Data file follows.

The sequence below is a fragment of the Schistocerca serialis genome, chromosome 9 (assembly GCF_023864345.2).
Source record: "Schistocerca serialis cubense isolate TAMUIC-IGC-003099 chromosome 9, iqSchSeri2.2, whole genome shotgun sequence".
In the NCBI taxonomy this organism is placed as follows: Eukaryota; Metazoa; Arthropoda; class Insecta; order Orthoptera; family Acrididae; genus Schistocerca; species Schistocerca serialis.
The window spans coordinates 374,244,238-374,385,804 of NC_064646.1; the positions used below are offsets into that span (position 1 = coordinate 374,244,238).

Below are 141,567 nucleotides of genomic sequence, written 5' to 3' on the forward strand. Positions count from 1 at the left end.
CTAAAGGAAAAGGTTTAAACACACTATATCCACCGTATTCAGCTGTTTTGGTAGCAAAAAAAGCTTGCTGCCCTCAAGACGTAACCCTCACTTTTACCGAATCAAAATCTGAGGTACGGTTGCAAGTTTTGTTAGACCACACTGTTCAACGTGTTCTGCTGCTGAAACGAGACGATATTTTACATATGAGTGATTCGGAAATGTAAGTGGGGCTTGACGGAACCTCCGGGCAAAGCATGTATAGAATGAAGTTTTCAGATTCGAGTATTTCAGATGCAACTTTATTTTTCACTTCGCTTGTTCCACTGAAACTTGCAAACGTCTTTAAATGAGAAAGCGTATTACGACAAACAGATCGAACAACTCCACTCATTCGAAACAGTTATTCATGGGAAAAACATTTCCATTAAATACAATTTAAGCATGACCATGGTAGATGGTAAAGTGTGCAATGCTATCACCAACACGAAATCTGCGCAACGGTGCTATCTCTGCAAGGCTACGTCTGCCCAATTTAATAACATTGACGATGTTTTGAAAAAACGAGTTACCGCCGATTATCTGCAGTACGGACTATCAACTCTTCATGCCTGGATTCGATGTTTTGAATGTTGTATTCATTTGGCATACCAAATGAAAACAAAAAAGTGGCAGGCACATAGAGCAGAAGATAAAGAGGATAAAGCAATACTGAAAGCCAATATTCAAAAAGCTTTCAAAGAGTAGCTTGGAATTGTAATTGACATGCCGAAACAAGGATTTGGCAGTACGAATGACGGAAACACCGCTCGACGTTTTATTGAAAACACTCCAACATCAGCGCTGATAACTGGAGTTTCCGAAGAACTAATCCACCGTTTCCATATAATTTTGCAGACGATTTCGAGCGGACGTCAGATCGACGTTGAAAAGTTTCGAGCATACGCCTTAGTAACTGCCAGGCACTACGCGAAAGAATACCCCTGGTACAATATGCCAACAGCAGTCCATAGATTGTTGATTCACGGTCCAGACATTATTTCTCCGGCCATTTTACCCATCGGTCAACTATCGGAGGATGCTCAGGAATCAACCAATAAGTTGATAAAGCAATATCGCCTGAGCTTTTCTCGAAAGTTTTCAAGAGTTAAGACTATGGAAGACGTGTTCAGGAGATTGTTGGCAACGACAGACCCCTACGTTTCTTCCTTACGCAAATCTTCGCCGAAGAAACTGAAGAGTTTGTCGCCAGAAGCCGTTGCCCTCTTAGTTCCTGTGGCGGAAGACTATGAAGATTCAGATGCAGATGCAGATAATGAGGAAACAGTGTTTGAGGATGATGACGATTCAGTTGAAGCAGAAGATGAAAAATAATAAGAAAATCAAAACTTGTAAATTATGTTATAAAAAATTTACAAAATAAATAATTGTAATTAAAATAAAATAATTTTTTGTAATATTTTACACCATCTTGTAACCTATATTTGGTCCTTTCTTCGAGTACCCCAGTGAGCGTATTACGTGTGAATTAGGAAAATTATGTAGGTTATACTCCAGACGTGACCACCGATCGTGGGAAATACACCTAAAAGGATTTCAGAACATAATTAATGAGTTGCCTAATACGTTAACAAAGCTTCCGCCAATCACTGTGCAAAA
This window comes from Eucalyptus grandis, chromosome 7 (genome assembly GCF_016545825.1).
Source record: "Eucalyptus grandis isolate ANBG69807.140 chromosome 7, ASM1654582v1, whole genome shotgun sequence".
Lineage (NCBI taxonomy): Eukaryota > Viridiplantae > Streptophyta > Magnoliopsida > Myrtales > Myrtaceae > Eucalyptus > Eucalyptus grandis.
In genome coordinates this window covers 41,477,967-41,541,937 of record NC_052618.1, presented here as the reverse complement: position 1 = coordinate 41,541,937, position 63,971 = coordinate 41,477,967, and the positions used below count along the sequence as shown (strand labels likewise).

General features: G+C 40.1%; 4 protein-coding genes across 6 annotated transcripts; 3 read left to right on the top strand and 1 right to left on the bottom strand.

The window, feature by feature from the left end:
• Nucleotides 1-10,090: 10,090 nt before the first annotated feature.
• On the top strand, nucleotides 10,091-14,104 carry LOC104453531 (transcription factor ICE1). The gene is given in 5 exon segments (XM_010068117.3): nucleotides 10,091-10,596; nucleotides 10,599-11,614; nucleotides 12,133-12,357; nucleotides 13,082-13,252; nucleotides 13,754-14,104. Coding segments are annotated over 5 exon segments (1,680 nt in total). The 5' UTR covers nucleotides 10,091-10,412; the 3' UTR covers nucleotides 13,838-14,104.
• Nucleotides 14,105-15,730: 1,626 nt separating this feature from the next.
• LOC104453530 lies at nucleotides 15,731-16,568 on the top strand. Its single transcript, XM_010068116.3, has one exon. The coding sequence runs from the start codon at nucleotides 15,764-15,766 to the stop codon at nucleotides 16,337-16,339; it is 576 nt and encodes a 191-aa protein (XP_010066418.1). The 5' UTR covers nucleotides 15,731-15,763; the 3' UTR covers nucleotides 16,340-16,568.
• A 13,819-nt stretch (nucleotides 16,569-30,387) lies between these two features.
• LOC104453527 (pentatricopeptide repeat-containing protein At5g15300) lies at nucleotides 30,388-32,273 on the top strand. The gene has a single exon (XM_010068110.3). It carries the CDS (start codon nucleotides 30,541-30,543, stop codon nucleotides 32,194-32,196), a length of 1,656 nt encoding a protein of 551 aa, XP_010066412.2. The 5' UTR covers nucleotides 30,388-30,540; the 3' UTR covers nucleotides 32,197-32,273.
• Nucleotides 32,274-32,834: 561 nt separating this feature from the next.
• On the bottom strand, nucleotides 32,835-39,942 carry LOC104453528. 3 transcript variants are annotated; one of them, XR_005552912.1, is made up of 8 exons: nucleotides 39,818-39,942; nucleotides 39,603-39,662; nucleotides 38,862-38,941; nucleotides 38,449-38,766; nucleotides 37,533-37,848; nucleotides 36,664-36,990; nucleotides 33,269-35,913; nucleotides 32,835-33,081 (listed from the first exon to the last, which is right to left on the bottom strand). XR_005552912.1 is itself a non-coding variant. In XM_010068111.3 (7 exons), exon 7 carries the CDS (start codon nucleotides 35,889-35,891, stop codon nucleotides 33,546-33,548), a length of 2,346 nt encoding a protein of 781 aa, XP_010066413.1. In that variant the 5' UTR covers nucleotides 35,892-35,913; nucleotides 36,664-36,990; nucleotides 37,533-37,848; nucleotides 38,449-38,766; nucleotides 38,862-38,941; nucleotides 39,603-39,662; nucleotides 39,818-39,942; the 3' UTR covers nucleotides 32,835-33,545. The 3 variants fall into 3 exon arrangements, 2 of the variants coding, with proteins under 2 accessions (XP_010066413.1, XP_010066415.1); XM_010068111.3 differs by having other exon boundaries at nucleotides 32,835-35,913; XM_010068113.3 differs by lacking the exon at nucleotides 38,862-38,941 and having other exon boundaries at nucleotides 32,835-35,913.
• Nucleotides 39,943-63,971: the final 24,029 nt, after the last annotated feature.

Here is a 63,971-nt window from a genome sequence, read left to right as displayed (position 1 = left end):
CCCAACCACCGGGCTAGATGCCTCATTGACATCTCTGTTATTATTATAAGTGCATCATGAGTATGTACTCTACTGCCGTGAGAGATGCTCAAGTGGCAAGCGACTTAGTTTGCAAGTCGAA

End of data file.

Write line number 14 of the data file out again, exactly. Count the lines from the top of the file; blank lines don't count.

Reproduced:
• On the top strand, nucleotides 10,091-14,104 carry LOC104453531 (transcription factor ICE1). The gene is given in 5 exon segments (XM_010068117.3): nucleotides 10,091-10,596; nucleotides 10,599-11,614; nucleotides 12,133-12,357; nucleotides 13,082-13,252; nucleotides 13,754-14,104. Coding segments are annotated over 5 exon segments (1,680 nt in total). The 5' UTR covers nucleotides 10,091-10,412; the 3' UTR covers nucleotides 13,838-14,104.